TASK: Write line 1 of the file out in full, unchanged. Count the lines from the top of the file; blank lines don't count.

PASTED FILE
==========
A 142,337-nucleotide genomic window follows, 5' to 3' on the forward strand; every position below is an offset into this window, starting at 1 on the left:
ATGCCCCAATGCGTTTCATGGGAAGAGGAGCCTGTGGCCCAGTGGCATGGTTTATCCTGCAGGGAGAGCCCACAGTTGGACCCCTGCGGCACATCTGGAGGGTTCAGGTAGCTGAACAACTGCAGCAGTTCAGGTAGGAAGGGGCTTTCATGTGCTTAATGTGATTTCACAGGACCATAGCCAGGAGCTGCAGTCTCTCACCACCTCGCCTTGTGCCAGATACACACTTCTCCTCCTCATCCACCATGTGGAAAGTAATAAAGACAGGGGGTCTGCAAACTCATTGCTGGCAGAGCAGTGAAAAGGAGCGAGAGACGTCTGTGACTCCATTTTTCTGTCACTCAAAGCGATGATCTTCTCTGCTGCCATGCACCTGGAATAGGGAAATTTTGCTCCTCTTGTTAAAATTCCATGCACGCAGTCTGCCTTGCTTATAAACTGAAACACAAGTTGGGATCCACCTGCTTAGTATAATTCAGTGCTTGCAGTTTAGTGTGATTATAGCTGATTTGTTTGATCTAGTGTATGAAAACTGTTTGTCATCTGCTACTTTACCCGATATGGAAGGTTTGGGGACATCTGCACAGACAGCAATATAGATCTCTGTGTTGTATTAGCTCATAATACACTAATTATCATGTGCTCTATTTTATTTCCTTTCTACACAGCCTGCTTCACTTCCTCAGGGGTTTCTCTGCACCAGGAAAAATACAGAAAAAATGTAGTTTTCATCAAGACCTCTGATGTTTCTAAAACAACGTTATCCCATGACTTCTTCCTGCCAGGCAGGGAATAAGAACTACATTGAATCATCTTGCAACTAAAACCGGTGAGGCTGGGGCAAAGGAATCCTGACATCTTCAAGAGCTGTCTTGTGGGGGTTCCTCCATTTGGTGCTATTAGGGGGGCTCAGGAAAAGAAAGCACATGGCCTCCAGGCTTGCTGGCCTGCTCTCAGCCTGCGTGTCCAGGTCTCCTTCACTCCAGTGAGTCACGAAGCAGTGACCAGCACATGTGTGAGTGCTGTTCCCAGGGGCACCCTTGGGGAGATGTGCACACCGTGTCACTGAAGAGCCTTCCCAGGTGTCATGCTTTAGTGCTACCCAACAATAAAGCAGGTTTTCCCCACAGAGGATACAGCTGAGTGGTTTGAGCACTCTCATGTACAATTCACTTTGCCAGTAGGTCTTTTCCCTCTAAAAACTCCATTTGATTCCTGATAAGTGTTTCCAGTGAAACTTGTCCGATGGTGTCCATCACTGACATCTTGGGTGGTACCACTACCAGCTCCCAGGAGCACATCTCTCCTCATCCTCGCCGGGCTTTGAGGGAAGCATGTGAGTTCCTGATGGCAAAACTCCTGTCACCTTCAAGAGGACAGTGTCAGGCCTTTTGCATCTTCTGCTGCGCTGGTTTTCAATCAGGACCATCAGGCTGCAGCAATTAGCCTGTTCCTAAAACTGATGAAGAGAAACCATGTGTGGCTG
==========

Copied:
A 142,337-nucleotide genomic window follows, 5' to 3' on the forward strand; every position below is an offset into this window, starting at 1 on the left: